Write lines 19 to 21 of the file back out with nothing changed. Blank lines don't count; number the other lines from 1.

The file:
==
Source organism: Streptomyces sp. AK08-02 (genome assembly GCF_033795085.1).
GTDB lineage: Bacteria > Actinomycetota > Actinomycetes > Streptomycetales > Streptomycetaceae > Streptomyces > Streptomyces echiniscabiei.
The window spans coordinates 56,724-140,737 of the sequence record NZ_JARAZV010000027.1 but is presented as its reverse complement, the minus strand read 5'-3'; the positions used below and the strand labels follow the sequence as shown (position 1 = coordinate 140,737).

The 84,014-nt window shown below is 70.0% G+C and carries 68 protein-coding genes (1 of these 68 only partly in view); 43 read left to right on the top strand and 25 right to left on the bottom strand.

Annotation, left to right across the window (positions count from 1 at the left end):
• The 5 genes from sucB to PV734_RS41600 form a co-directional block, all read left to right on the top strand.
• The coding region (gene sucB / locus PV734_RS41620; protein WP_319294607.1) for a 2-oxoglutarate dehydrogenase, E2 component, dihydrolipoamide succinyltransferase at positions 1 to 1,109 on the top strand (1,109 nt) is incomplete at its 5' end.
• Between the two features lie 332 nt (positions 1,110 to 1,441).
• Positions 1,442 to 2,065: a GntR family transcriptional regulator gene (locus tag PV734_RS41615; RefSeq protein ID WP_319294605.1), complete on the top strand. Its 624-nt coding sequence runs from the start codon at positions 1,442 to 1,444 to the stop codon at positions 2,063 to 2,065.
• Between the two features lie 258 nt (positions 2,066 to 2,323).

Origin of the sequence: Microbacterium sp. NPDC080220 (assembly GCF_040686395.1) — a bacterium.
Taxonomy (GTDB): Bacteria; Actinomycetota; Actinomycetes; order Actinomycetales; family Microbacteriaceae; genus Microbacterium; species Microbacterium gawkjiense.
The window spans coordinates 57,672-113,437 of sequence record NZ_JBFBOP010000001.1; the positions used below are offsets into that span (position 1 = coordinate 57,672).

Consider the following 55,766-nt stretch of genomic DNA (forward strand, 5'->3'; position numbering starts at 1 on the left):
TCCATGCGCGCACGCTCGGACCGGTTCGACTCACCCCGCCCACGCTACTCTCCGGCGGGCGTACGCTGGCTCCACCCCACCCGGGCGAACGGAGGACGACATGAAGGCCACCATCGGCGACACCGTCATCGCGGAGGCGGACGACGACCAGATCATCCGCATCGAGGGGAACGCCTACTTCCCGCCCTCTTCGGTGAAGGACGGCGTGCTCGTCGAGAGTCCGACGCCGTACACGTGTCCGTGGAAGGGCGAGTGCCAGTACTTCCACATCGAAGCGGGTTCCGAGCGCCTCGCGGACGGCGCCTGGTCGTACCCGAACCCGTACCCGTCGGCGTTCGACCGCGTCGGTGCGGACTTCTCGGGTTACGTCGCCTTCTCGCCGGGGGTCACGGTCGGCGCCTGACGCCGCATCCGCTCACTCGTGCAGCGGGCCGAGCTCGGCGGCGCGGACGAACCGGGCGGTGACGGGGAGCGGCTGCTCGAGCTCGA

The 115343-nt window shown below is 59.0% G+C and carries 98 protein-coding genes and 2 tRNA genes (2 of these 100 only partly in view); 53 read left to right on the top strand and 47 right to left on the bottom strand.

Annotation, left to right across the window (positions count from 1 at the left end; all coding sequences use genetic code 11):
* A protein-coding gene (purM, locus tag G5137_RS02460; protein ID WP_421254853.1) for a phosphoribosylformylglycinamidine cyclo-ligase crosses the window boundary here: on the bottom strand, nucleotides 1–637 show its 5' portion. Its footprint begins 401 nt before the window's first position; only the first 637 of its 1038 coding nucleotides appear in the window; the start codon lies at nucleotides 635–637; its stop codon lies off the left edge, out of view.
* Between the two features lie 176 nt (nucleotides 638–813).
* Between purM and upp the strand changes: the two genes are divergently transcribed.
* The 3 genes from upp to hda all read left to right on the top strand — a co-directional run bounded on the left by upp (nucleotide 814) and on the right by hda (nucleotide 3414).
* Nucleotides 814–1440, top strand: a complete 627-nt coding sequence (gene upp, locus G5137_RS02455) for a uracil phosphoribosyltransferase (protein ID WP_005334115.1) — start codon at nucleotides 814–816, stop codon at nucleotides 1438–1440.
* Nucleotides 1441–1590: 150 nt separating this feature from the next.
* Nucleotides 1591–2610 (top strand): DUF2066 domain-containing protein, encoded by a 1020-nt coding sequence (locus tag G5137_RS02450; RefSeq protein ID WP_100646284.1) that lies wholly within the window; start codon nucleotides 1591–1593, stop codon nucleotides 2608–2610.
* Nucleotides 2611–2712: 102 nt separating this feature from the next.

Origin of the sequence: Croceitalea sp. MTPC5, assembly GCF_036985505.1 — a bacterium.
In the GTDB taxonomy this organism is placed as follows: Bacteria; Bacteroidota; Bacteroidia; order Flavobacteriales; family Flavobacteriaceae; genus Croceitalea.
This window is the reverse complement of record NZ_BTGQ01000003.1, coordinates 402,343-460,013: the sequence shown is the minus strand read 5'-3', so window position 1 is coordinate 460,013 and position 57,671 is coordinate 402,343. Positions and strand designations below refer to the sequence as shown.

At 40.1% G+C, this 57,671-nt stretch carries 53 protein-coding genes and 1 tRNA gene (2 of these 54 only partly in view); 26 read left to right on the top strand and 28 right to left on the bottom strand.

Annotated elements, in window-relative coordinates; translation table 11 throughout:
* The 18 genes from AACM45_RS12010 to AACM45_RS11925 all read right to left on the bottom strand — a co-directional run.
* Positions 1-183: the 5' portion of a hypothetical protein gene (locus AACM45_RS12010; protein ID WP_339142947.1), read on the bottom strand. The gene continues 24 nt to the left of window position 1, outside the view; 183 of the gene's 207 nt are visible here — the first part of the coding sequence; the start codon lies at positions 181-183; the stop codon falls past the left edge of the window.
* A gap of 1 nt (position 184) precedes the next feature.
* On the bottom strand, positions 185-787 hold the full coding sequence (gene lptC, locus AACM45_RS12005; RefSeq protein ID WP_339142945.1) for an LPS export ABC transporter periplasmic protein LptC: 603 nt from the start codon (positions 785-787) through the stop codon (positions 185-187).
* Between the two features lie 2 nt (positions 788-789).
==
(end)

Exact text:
* Between the two features lie 176 nt (nucleotides 638–813).
* Between purM and upp the strand changes: the two genes are divergently transcribed.
* The 3 genes from upp to hda all read left to right on the top strand — a co-directional run bounded on the left by upp (nucleotide 814) and on the right by hda (nucleotide 3414).